Healthcare News & Insights

Twitter: Newest tool for patient care


Is there a legitimate use for Twitter as a health care delivery service? Yes, according to some professionals in the field — if the “just for fun” service is approached from the right perspective.

Far from being just a way to announce what you had for lunch, some providers and patients are using social networking tools to gather and send relevant health data. Registered nurse Phil Baumann recently wrote an article outlining 140 legit medical uses for Twitter and similar sites, including ways to spread information to patients or staff, as well as gather patient data.

Among them:

  • Sharing authoritative health/wellness advice
  • Arranging outpatient care and support
  • Assisting patients to manage diabetes and other chronic health issues
  • Nutritional, exercise and other daily health logs
  • Sharing FDA safety alerts
  • Recruiting for tissue donation, health studies, etc.
  • Managing shift workers’ schedules, and
  • Reporting adverse events and reactions.

Twitter can’t take the place of all forms of patient interaction, obviously. Not everyone will be interested in joining the latest trend. Not to mention that the open nature of social networking sites requires some serious consideration of HIPAA issues when dealing with patient data.

But embracing newer forms of communication can help provide better care for some patients.

Tell us how social networking tools could help your hospital or practice provide better care — and what concerns you may have about using them.

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  1. Any news on Perfusion ?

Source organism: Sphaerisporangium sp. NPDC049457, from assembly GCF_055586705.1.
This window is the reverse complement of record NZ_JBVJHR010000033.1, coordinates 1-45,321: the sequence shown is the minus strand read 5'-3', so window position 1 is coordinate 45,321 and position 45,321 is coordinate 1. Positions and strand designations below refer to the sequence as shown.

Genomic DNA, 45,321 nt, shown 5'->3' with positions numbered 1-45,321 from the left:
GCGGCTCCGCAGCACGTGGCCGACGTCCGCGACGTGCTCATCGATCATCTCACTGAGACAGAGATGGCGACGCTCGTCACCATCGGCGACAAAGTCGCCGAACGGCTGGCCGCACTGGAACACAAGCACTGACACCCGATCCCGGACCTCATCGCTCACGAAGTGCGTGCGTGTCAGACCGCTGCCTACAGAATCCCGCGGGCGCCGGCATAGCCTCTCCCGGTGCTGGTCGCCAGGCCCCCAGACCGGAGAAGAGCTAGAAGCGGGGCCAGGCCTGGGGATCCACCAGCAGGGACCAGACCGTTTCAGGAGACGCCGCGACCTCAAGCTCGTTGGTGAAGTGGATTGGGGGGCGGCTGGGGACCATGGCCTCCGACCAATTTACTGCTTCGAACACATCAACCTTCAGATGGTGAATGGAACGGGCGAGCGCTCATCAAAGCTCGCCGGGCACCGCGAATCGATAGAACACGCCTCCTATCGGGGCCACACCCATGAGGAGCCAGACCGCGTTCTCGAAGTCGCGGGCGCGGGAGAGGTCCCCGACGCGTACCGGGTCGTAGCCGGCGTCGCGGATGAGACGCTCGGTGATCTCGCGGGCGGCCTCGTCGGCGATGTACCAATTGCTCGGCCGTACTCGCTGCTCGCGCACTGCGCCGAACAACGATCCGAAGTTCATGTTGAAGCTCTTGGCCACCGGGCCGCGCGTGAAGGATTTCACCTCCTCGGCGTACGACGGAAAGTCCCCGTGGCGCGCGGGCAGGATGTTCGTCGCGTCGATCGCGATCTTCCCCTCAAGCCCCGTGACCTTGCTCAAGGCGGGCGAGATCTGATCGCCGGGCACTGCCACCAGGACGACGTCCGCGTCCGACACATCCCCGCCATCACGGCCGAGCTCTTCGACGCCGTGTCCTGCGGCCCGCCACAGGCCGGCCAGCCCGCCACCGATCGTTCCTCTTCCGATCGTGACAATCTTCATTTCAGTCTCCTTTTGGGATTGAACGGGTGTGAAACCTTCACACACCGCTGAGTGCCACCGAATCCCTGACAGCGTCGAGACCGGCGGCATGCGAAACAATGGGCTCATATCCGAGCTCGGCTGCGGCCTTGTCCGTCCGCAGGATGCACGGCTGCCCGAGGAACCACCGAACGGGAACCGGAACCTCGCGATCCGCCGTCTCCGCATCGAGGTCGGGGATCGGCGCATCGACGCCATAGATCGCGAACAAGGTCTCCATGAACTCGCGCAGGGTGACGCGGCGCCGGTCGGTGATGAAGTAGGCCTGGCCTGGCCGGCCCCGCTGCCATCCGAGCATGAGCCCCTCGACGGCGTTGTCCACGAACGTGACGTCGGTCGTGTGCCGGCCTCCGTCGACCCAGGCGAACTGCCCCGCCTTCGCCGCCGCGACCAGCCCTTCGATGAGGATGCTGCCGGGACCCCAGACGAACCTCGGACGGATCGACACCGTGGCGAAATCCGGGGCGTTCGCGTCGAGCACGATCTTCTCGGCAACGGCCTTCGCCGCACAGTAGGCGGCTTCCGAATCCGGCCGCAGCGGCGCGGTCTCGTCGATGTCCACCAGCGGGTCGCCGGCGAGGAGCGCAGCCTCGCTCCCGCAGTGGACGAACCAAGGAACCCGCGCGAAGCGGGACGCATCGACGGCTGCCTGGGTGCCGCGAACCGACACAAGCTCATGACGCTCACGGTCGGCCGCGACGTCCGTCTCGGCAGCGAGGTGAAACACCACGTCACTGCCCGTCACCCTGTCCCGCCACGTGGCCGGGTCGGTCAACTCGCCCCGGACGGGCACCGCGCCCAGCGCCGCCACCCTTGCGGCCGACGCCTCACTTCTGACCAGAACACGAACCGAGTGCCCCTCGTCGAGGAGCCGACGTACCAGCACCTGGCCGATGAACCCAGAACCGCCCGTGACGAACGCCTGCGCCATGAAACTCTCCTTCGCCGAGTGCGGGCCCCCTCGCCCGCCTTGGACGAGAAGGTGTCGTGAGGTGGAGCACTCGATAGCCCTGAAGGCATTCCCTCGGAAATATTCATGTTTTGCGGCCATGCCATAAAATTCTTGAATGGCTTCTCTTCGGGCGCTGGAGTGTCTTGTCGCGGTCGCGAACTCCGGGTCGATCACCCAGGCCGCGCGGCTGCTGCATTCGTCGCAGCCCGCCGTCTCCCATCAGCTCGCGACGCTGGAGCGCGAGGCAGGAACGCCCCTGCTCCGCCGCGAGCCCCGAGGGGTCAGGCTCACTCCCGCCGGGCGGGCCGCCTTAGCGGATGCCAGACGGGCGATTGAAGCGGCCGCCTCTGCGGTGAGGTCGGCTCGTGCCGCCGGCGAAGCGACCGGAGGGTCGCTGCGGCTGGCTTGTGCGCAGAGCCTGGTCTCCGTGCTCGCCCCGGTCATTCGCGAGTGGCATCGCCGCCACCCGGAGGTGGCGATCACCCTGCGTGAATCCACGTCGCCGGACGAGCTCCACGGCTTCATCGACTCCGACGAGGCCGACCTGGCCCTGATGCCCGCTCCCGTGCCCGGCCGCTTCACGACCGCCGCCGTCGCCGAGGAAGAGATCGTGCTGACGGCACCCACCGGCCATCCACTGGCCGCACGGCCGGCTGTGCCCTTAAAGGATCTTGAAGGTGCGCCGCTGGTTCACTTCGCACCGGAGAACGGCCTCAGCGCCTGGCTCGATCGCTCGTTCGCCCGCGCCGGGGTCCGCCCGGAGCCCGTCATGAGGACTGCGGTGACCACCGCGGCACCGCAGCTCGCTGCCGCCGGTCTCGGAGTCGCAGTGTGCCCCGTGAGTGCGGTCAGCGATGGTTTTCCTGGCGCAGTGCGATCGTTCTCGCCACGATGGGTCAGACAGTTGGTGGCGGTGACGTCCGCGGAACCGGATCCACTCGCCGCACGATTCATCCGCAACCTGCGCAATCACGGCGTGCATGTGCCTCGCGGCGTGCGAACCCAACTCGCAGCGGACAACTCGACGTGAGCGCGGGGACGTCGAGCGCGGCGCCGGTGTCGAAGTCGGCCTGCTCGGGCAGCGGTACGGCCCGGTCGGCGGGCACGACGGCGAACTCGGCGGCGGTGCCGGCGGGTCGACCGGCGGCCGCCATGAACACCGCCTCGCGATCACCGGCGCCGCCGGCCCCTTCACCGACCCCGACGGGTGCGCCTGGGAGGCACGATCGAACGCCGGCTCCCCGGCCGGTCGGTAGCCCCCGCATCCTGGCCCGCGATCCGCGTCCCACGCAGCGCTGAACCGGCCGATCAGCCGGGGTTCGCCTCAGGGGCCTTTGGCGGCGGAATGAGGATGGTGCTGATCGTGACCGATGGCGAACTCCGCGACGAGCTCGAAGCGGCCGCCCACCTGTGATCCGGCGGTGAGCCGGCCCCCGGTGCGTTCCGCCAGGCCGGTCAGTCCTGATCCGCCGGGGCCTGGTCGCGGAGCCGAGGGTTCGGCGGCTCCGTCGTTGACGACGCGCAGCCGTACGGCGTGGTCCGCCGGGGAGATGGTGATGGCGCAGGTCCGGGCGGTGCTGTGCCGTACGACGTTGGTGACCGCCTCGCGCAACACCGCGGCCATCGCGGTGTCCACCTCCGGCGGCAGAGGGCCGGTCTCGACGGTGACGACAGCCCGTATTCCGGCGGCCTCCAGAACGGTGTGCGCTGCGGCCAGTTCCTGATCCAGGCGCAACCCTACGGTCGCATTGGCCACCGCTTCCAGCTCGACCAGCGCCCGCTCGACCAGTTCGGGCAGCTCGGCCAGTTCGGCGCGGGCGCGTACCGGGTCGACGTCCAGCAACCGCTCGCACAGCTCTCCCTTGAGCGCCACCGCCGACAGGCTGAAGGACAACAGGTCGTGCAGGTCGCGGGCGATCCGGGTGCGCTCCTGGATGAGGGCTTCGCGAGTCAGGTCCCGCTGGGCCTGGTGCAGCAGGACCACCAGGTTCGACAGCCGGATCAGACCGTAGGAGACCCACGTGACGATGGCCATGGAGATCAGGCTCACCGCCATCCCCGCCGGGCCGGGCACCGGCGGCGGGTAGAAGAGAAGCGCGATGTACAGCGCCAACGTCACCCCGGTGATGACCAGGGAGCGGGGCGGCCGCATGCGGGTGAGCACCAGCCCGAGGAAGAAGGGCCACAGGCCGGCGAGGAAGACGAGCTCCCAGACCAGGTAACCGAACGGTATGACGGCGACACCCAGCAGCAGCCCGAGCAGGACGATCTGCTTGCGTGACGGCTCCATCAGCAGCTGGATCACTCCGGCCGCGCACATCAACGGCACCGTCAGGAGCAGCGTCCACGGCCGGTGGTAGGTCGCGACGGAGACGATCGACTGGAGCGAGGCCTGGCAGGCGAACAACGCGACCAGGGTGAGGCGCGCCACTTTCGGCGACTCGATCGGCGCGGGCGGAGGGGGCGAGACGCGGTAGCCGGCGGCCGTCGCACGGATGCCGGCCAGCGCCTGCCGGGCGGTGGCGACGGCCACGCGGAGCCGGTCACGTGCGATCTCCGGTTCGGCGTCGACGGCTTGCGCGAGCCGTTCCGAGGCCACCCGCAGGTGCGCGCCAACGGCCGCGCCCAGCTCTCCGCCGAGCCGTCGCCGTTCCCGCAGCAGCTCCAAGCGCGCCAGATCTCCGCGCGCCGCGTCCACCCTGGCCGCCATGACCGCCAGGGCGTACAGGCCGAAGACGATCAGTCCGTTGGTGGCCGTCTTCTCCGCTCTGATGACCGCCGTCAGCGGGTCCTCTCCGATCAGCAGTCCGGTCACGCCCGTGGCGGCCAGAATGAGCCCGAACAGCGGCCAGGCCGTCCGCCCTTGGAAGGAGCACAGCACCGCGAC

2. Rebecka Tolley says:

    I could see a use in getting the information out about flu shot clinics, or when a new shipment of vaccine has arrived

  3. Sylvia from California says:

    There seems to be a total lack of concern around the legal and or moral ramifications of dispensing medical advice and/or medical information on Twitter. I think this is a stretch….. I for one would never look to “Twitter” as an authoritative site for medical advice….. I take what I read on social networks in general with a grain of salt……

  4. Philip Powers says:

    But what about HIPAA? Some of the uses above may have patient privacy violations, since twitter is a public service….

  5. Carol Katarsky says:

    @Sylvia, Phillip: None of the uses listed above (or in Phil Baumann’s original article) would require giving out *individual* medical advice, so HIPAA wouldn’t apply. As Rebecka noted above, sharing updates on clinics, service hours, etc. is the ideal type of use.

  6. What a great idea and explanation. I would have never thought to do this, but then again, that


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